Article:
The abnormal protein produced by the liver in people with familial amyloidosis is deposited throughout the body and eventually affects the nerves and organs such as the heart. Removal of the liver eliminates the source of the abnormal protein and halts the progression of damage. This genetic defect is estimated to occur in about one out of every 100,000 Caucasians in the United States, but there is a higher incidence in particular geographic, ethnic and family groups. As Mr. Guyton and his wife, Louise, gathered more information about the disease, they learned that there is cluster of families with amyloidosis in the area of Frederick and Washington counties in Maryland.
"We knew there was a disease among people in our area, and it was usually called by the family name of the victim," says Mr. Guyton, who has since learned that several members of his family also may be affected.
Dr. Philosophe says patients sometimes called the disorder "sitting down disease," because it affects mobility throughout the body. He adds that many of those affected may not realize they have this rare disorder because it requires sophisticated DNA analysis to make a diagnosis. Also, they may not know that a liver transplant can stop its progression. According to UNOS (the United Network for Organ Sharing), only 51 domino liver transplants have been performed in the United States since 2000.
The recipient of Mr. Guyton's liver, Russell Ward, who has worked as a building manager, says he was told about three years ago that he had the beginnings of a liver disease, but that it would take some time before it became a serious problem.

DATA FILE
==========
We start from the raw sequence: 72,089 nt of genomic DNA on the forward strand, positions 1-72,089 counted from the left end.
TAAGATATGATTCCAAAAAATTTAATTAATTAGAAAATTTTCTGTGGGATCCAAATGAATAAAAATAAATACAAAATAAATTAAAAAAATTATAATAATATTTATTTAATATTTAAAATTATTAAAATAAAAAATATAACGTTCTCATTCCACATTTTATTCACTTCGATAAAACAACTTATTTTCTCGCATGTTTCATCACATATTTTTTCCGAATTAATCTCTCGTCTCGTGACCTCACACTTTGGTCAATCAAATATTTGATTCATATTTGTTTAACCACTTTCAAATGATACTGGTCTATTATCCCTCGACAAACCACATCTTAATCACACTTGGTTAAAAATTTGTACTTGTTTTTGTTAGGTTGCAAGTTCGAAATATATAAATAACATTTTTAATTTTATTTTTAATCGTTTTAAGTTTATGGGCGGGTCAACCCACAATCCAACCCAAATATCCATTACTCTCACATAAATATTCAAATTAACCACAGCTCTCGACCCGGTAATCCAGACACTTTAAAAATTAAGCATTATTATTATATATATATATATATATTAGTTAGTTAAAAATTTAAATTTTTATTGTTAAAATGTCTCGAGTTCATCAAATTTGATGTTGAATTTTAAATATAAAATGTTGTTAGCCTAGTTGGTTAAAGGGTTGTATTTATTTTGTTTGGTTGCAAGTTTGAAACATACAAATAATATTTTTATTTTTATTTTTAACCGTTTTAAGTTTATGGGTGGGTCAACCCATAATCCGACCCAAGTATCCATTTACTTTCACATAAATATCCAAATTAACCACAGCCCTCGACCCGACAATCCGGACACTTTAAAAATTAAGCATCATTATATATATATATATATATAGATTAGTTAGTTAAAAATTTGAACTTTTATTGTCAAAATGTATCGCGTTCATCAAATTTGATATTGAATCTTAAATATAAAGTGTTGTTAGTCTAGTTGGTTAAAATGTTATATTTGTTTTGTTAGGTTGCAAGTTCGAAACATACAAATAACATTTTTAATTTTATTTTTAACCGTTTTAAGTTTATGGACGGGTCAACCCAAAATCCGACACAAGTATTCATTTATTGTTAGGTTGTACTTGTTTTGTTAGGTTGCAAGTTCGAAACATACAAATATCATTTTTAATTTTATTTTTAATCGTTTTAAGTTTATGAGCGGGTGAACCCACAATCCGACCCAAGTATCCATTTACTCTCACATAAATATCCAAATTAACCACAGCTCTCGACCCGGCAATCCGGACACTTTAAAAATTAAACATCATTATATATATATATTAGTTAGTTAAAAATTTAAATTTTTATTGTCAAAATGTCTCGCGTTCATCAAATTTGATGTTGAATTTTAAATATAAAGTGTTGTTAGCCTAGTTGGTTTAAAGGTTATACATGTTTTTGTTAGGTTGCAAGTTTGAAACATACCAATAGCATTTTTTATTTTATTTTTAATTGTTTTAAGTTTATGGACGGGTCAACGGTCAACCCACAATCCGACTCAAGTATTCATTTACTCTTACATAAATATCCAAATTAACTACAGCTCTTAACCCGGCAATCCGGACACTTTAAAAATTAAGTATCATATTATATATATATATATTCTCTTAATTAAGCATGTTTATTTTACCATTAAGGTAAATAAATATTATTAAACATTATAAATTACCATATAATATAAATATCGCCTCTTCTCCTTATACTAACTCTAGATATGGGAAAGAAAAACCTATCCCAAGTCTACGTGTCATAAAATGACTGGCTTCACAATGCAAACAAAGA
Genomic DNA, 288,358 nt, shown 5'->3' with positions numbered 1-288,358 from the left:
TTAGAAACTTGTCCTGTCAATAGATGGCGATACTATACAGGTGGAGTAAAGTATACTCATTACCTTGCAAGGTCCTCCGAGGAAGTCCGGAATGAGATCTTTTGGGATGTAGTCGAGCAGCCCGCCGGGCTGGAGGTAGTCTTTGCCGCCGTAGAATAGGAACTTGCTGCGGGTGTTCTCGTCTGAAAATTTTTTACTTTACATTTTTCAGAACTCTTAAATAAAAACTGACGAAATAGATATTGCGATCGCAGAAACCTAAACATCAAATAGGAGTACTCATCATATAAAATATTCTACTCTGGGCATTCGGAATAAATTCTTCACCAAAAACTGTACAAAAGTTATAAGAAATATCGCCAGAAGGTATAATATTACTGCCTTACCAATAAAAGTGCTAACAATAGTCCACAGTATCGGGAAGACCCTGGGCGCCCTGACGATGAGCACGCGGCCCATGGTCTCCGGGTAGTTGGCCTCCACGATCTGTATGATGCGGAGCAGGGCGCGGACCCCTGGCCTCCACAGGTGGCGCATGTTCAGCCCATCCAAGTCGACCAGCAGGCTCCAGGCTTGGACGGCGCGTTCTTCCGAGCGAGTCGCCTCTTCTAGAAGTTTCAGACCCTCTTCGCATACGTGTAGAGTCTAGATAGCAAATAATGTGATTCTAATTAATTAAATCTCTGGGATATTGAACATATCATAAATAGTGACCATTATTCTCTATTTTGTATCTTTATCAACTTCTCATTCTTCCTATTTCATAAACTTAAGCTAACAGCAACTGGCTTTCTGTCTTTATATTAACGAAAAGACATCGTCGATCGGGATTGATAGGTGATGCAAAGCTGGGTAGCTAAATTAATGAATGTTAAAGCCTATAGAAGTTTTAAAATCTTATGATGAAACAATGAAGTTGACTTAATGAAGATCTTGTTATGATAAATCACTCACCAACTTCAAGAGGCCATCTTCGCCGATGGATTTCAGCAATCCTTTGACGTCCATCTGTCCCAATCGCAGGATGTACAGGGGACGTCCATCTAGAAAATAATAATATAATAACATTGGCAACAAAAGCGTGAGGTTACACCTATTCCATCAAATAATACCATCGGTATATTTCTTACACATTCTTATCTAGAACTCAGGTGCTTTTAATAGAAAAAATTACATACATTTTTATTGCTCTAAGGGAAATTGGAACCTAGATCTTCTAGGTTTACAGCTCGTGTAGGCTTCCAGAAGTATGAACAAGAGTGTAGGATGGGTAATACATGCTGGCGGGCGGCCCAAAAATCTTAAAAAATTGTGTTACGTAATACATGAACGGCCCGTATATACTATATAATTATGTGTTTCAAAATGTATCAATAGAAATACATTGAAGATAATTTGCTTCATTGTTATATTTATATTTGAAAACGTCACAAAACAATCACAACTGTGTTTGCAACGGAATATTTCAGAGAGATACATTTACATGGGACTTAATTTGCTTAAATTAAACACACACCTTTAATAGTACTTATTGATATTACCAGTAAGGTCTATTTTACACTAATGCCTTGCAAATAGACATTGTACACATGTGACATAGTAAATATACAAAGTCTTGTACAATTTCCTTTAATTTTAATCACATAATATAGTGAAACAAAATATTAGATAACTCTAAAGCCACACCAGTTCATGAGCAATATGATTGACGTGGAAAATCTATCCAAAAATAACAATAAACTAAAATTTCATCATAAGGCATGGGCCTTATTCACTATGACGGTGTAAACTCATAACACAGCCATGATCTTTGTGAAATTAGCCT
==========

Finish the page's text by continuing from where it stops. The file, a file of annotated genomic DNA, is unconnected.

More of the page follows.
"It came on like a ton of bricks," says Mr. Ward. In the weeks before the transplant, Mr. Ward was hospitalized repeatedly for confusion due to an ammonia buildup in the blood from his liver failure. "The disease was causing chemical imbalances that were totally wiping out my mind. I knew what I was talking about, but I couldn't make you understand it," Mr. Ward says.
When he was placed on the liver transplant waiting list at the University of Maryland Medical Center, Mr. Ward knew his odds of getting a transplant were slim because of a shortage of donated organs and his age. "At one point I was number 186 on the list," he says. "My condition would have to get much worse before I would be moved up the list. Also, they said liver transplants are rarely done in anyone over age 75. So now I was down to the wire. If the transplant didn't happen soon, I could forget it," Mr. Ward added.
A patient's rank on the liver transplant waiting list depends on what is called the MELD score (Model for End-Stage Liver Disease), a numerical scale ranging from 6 (less ill) to 40 (gravely ill) as determined by routine blood tests. "Mr. Ward's score was not high enough," says Dr. Philosophe. "His only hope was something out of the ordinary."
That extraordinary solution came when the transplant team paired the needs of Donald Guyton with those of Russell Ward. In contrast to Mr. Ward's concerns about a prolonged wait, the plan came together after he had been on the transplant list for just over three weeks.
Mr. Guyton says he learned about the plan to do the domino transplant on the day of surgery. But before the procedure began, both men understood the details. "I am grateful that I was able to have a transplant to stop the amyloidosis," says Mr. Guyton, who was discharged from the hospital on May 31. As for Mr. Ward, "The doctor said that in 30 to 40 years, I might start to pick up the donor's problem. Well, good. I'll worry about that 40 years from now," says Mr. Ward, laughing. Two days after surgery, Mr. Ward said he was already feeling like a new person. He was discharged from the hospital on May 29.